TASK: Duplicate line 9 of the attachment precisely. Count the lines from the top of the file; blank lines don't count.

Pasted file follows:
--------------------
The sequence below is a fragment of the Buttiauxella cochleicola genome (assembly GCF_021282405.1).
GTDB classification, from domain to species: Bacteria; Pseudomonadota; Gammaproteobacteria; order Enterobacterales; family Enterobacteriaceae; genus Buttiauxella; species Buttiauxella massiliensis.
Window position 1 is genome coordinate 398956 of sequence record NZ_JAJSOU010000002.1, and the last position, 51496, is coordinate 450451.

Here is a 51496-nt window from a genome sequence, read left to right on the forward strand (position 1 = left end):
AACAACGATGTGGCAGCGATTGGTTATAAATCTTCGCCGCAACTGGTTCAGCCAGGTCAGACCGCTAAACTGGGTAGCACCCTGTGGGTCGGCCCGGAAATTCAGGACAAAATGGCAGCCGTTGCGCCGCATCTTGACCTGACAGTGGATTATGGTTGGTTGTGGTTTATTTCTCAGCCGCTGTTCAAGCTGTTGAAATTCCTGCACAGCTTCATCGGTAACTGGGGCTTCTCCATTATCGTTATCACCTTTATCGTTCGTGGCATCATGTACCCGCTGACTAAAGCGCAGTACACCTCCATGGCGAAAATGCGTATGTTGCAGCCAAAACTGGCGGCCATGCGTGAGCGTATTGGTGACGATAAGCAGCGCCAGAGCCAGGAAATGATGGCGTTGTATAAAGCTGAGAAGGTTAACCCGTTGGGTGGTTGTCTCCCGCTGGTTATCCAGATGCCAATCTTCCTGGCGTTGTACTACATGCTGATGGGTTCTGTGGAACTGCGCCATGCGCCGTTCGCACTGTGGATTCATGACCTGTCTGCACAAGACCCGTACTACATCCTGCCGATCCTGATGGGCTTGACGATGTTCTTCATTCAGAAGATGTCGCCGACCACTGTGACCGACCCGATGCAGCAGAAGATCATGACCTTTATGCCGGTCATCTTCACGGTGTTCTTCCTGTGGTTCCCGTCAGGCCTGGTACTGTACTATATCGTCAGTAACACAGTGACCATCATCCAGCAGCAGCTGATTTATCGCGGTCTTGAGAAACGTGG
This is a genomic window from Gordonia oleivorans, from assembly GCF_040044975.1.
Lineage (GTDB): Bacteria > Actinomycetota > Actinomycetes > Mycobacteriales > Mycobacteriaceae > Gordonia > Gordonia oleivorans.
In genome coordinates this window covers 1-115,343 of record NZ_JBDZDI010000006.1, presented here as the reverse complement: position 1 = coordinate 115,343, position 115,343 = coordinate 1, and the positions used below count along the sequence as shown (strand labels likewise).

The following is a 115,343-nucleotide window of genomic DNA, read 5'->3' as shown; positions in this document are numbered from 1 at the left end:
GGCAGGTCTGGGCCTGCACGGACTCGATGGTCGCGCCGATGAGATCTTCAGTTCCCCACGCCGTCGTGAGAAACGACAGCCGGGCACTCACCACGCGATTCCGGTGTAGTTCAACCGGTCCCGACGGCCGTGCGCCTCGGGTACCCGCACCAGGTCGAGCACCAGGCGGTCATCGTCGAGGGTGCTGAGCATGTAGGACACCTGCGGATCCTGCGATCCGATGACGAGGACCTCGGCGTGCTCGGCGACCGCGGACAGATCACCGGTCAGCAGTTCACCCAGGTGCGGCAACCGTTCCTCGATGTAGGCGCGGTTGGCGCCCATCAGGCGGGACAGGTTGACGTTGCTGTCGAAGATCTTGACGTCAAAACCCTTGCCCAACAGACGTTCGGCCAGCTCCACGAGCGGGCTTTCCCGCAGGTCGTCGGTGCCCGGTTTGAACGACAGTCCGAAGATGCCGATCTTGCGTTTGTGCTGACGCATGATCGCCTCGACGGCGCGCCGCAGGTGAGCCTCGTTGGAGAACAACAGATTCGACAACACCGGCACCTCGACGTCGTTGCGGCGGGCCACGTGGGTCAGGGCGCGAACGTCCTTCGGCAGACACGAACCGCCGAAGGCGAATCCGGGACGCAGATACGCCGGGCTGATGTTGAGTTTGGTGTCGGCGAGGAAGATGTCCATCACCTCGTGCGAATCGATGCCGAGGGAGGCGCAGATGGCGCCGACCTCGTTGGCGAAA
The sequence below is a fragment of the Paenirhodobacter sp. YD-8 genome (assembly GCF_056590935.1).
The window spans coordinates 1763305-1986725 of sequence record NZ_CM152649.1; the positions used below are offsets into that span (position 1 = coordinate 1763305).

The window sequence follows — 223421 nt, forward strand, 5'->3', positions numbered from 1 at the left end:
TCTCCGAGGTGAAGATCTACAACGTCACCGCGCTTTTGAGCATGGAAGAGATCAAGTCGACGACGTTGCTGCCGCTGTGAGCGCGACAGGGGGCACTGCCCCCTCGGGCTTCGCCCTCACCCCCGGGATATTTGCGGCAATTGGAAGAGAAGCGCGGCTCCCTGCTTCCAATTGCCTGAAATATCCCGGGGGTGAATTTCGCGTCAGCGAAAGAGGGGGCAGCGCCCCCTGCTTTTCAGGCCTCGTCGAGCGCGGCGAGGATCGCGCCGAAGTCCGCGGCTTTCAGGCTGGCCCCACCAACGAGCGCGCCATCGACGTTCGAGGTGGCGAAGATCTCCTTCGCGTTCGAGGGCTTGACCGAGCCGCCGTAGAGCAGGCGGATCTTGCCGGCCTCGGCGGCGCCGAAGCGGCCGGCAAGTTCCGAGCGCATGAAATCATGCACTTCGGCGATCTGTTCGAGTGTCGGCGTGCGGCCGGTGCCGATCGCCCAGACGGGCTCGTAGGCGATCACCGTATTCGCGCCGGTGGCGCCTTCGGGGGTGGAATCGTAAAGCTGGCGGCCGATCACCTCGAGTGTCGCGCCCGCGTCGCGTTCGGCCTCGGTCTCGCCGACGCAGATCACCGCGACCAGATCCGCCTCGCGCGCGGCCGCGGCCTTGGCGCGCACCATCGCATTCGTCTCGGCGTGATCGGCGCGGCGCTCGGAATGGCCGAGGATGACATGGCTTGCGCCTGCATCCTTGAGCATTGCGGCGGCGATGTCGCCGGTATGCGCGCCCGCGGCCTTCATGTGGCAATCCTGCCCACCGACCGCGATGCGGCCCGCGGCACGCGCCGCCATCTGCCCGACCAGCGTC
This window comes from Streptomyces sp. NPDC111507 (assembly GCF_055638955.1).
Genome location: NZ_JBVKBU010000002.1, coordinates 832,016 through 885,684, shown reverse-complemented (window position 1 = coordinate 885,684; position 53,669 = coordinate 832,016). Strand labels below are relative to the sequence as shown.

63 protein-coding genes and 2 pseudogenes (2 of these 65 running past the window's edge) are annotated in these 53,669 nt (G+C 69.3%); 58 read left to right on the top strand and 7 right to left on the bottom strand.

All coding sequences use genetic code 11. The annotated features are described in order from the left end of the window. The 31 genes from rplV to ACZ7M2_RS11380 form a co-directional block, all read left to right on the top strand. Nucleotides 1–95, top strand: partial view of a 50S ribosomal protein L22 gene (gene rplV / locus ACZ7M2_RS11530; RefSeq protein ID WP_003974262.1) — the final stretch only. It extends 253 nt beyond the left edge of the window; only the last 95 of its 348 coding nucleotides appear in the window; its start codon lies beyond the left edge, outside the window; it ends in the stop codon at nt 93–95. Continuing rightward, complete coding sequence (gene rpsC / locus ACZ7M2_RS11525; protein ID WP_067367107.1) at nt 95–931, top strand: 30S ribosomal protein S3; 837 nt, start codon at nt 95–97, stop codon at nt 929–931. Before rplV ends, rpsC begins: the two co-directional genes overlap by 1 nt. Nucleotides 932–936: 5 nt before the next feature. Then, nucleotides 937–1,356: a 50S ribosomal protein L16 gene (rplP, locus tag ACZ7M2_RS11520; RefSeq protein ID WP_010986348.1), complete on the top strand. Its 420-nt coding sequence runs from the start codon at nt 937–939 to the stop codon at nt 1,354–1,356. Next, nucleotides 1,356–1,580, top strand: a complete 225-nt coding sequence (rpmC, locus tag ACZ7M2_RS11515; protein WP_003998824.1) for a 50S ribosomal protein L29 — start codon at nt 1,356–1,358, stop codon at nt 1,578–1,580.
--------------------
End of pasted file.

The following is a 115,343-nucleotide window of genomic DNA, read 5'->3' as shown; positions in this document are numbered from 1 at the left end: